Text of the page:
Each of the six service branches of the U.S. military functions as an individual organization with unique purposes, requirements, and rules, even though they share common goals. The Army is the oldest and largest branch, while the Navy is of no less historical significance. The Air Force, Marine Corps, Space Force, and Coast Guard round out the U.S. military (although since 2003, the Coast Guard has operated under the Department of Homeland Security).
Within each of these branches, there’s this fifth differentiator: one is either a commissioned officer or enlisted, with the ranks of the latter far outweighing the numbers of the former. Following a system inherited from the British, this two-tiered system (generally speaking) separates those who perform specific job functions and have the knowledge, skills, and abilities to ensure the success of their unit’s missions—those enlisted to have a “specialty”, and those who manage the enlisted personnel—those who as leaders plan missions, provide orders, problem-solve, and assign tasks. Enlisted personnel sign a contract between themselves and the military for a designated portion of time, that they can theoretically renew; officers typically already must have a four-year degree or equivalent and are “commissioned”; both take an oath to support and defend the Constitution, but where enlisted swear to obey their officers and the Uniform Code of Military Justice, officers swear to “well and faithfully discharge the duties of [their] office.”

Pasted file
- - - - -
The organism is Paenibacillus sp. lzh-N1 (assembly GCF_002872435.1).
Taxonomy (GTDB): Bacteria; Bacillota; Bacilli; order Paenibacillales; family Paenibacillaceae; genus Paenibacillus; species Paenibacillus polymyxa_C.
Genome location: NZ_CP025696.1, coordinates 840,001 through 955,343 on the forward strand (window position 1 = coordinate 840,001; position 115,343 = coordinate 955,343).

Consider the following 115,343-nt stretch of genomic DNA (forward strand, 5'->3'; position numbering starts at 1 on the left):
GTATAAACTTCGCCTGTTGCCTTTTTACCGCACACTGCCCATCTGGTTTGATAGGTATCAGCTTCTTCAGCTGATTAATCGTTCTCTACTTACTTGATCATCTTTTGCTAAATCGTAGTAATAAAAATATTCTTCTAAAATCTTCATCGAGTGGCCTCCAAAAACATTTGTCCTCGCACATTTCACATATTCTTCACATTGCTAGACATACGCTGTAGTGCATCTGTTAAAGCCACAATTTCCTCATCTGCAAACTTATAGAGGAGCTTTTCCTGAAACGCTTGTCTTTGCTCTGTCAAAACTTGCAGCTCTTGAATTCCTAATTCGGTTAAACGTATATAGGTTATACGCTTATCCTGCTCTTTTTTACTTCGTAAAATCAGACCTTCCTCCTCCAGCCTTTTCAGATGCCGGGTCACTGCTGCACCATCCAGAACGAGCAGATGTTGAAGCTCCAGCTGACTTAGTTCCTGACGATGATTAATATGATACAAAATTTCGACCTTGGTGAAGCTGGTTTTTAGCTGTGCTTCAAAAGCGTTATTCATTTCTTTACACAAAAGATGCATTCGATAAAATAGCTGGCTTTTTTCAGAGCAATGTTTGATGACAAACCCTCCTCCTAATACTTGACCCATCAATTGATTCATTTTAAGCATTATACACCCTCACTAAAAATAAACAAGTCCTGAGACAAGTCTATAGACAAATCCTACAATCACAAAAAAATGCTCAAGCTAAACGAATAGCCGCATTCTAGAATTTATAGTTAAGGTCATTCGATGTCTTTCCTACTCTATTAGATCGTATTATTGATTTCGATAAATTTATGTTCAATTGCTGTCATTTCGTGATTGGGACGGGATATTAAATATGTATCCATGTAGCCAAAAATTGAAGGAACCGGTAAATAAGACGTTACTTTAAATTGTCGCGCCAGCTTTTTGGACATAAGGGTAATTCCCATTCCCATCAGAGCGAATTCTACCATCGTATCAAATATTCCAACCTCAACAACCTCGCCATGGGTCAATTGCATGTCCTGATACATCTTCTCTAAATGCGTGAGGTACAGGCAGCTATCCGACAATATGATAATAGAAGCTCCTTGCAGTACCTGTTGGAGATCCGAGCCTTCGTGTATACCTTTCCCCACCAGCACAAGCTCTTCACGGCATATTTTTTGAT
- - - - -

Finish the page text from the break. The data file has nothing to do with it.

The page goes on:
Equally, if not indeed more important for the veteran’s transition to civilianhood than all of these separate qualifications is the specific thing they did while in the service. This is called their “military occupational specialty” (MOS)—and there currently exist more than 10,000 different of these “jobs” across the different branches of the military. Importantly, even while the public overwhelmingly assumes that all those in the military see combat, in fact, less than 10% of military jobs are even designated as combat-affiliated MOS’s in the contemporary military. While every MOS has a military function, not every occupation is military-specific. MOS designations can include civilian workplace equivalents, such as administration, engineering, construction, information technology, communications, logistics, maintenance, healthcare, or even music, alongside the more traditional military ones, such as infantryman, fire support specialist, and cannon crew member.
From a political, constitutional, and human rights perspective, all veterans are of course all created equal. But in terms of what challenges, opportunities, benefits, and support services they will face or need as veterans, each of these differentiators matter immensely. Because there is not one uniform experience of military service, one of the most consistent challenges for veterans’ advocates is being able to identify, from the myriad details of millions of soldiers’ individual experiences, what comes to the fore as common and consistent challenges for all, and formulating workable solutions at scale for them.